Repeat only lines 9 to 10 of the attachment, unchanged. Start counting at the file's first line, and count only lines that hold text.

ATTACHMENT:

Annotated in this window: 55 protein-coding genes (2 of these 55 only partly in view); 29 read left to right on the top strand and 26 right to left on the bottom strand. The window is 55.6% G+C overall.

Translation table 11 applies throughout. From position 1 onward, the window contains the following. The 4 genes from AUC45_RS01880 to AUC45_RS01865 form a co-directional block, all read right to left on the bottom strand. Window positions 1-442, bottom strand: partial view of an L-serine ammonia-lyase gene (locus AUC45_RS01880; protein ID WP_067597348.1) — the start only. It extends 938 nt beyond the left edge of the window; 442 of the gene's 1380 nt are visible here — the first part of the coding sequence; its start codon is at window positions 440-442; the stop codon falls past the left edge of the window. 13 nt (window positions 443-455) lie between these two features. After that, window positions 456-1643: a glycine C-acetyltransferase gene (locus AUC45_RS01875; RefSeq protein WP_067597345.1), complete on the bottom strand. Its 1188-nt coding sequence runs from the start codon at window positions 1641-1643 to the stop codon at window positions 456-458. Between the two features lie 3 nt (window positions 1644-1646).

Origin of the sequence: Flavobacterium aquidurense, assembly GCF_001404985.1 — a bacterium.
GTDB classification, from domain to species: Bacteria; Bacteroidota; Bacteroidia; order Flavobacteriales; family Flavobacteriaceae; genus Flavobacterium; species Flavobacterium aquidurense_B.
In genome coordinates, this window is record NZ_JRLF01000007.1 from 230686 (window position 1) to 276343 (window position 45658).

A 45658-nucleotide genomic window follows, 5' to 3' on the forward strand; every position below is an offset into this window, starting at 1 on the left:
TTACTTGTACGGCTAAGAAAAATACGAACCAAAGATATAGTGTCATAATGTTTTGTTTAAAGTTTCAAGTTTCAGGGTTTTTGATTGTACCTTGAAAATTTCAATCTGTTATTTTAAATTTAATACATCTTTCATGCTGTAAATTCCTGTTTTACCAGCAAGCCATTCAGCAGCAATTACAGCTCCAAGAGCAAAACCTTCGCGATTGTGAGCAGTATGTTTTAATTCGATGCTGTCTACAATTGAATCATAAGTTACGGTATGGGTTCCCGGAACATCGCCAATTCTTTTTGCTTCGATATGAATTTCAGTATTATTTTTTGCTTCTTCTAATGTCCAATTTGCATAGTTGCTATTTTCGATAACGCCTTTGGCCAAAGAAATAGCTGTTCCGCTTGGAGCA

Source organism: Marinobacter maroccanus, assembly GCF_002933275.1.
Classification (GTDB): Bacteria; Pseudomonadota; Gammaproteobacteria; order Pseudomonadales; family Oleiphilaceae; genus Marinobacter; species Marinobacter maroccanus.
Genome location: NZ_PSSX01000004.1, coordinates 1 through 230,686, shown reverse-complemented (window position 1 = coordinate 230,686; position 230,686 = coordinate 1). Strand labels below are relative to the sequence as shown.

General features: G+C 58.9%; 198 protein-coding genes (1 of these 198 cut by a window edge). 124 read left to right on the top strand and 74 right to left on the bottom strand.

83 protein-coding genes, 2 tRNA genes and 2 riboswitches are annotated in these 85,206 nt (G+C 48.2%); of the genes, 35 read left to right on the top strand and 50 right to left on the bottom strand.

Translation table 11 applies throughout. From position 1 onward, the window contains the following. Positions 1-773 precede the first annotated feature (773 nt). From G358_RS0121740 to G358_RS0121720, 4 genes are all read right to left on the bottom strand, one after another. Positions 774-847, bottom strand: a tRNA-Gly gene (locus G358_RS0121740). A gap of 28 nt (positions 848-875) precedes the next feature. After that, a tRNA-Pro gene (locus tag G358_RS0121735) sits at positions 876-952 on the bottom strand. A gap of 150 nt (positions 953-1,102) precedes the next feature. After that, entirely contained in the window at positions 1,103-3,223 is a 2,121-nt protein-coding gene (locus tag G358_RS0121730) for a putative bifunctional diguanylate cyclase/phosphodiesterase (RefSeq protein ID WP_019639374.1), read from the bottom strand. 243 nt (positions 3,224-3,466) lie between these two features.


Classification (GTDB): Bacteria; Pseudomonadota; Gammaproteobacteria; order Pseudomonadales; family Oleiphilaceae; genus Marinobacter; species Marinobacter maroccanus.
Genome location: NZ_PSSX01000004.1, coordinates 1 through 230,686, shown reverse-complemented (window position 1 = coordinate 230,686; position 230,686 = coordinate 1). Strand labels below are relative to the sequence as shown.